I wrote this piece back in June of this year. At the time I was working at a care home. Covid-19 caused pain, death and grief like I had never witnessed before. This is how I coped.
This piece was published in Like the Wind Magazine, issue #25.
They passed away at 08:30 on Monday 22nd June.
Covid wasn’t the only factor, but they had never been the same since. When the wave hit our care home at the end of April, they were one of the many residents to contract it. Some passed quickly, those with the most complicated web of pre-existing conditions, most susceptible and at risk to the virus. At the peak, one morning briefing the agency nurse announced to a room of mostly agency staff two more deaths during the night. Another resident died during the day shift.
Others had a more drawn out fight.
They had been declared palliative the previous weekend. This meant morphine and repositioning in bed were now the main actions to keep them comfortable; if they didn’t want to eat, that was fine. When they stopped swallowing, we used a wet towel to moisten their mouth, and a gel which we put on the back of a spoon and spread onto their tongue. They refused morphine for a time; they had been a doctor in their working life and so knew what it meant to accept it: end of life.
At first their pain was vocalised through hoarse yelps, arms grasping into thin air. Then they were silent and still, but their eyes and mouth told a story of affliction, agony, anguish. We didn’t think they would make it this long, but they fought.
Days passed and still they went on. It’s remarkable what the body is capable of when you have spirit.
But there’s only so much fighting a body is capable of. One day the body turned to cadaver, stiff with a pallor that could only mean one thing. Their face told a story of being at peace, in a better place, free from the torment of bodily pain and mounds of medication to mitigate it.
We all felt the loss. Some cried, others hugged. We all grieve in different ways. I run.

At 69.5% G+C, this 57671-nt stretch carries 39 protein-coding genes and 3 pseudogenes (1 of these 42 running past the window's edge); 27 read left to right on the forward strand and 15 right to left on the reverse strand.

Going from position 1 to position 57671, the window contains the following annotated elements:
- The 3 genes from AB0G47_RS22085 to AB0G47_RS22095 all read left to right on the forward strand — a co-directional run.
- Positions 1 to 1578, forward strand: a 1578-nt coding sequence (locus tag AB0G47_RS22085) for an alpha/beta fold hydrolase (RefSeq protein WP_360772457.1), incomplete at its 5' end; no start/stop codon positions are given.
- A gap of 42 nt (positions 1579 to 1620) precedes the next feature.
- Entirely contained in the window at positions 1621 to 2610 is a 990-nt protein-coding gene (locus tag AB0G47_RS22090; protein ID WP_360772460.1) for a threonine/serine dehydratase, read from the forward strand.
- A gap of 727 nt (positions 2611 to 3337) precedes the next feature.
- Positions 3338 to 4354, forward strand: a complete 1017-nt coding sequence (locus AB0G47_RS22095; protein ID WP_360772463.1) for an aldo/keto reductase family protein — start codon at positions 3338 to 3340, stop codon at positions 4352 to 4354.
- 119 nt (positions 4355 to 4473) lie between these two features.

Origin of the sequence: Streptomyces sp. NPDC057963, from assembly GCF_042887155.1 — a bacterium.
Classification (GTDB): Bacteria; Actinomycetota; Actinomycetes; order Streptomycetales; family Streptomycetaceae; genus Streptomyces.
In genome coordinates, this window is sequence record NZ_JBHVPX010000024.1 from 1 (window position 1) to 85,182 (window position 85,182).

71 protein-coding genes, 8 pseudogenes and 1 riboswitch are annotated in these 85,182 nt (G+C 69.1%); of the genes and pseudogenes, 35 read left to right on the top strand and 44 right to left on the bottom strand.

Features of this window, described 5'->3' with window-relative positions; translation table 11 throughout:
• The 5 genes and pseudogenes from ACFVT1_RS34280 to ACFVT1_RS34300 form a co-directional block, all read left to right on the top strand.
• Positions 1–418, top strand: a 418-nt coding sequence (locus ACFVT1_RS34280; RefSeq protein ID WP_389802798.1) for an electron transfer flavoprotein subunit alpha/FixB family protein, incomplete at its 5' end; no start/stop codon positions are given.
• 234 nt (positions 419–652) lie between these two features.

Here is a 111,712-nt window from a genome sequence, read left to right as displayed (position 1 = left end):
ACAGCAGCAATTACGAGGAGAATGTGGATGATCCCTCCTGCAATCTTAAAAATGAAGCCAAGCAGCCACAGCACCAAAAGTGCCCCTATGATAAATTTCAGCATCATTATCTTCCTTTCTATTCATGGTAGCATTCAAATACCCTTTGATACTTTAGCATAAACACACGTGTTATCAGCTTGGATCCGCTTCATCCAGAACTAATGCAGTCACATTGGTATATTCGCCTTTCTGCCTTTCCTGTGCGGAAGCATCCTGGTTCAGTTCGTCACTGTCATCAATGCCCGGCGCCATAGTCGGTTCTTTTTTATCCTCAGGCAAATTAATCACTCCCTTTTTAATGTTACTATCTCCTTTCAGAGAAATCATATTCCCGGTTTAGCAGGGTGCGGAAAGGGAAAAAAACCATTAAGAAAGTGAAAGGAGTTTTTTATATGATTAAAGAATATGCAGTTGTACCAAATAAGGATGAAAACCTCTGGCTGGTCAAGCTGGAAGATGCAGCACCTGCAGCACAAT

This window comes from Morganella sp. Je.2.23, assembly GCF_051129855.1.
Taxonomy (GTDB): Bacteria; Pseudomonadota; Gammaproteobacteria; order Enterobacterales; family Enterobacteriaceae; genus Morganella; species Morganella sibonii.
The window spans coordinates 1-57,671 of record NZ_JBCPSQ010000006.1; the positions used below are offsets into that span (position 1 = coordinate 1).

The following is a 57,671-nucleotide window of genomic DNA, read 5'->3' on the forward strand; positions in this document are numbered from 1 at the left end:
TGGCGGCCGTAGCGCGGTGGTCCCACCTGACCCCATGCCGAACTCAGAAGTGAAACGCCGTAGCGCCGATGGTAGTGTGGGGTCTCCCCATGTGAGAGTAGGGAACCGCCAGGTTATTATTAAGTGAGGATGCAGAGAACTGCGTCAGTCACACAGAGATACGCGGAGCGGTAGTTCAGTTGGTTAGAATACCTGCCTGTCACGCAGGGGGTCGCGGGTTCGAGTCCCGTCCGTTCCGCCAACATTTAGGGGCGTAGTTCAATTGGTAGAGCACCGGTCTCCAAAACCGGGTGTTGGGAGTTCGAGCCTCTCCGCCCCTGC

It’s 03:59 and I’m awake. The more abrasive of the two alarms is set for 04:00, so there’s always a large incentive to rise before it (trying not to disturb my partner sleeping alongside me too perhaps being the biggest factor). I allow myself 45 minutes of sun salutations, coffee and reading time before hitting the road.
Today is Sunday so it’s long run day. Shifts at the care home are 12 hours, from 8am to 8pm, so 03:59 is necessary if I’m to cover the 15 or so planned miles before work.
I’ve been keeping a semblance of marathon training going throughout covid and my time spent working at the care home: Tuesdays are for speed work, Thursdays for hill reps, Sundays for long runs; easier less structured runs the other days. I’ve been trying to do the odd ‘virtual parkrun’ too, a 5km max effort on my local parkrun course on Saturday mornings. Not forgetting the wild card rest day, to be deployed when I really need it, when I really need it. I like to use it more on my days off work rather than work days, so that I can maximise the rest and get a full day’s recuperation.
Running requires trade-offs. More running means less sleeping. Some days it’s five hours; other days closer to seven. I’m perpetually in deficit, always playing catch up. I’d prefer to be exhausted and stable than rested and out of kilter; emotional stability at the cost of physical fatigue.
When I run I think about running. I think about my breath, my form, my pace. I set goals such as my target pace for intervals, how many hill reps I’ll do, or my weekly mileage. Fully arbitrary goals, but all-consuming, immersive. Having goals and a structure to my running has given me an outlet for something else to focus on, to give myself time where I’m not thinking about death and covid, to take my mind to a different, altogether more simpler place.
“You’ve got to be good to yourself”
I will never forget these words, the words said to me by their daughter shortly after they passed, as we sat next to their dead body and comforted each other, grieved, discussed coping mechanisms.
This is my way of putting these words into action.
I like using my birthday as an excuse for an adventure. Last year I completed the Bob Graham Round to kick start my 28th year; this year I had originally hoped to have a shot at another one of the UK’s now burgeoning list of long-distance running challenges.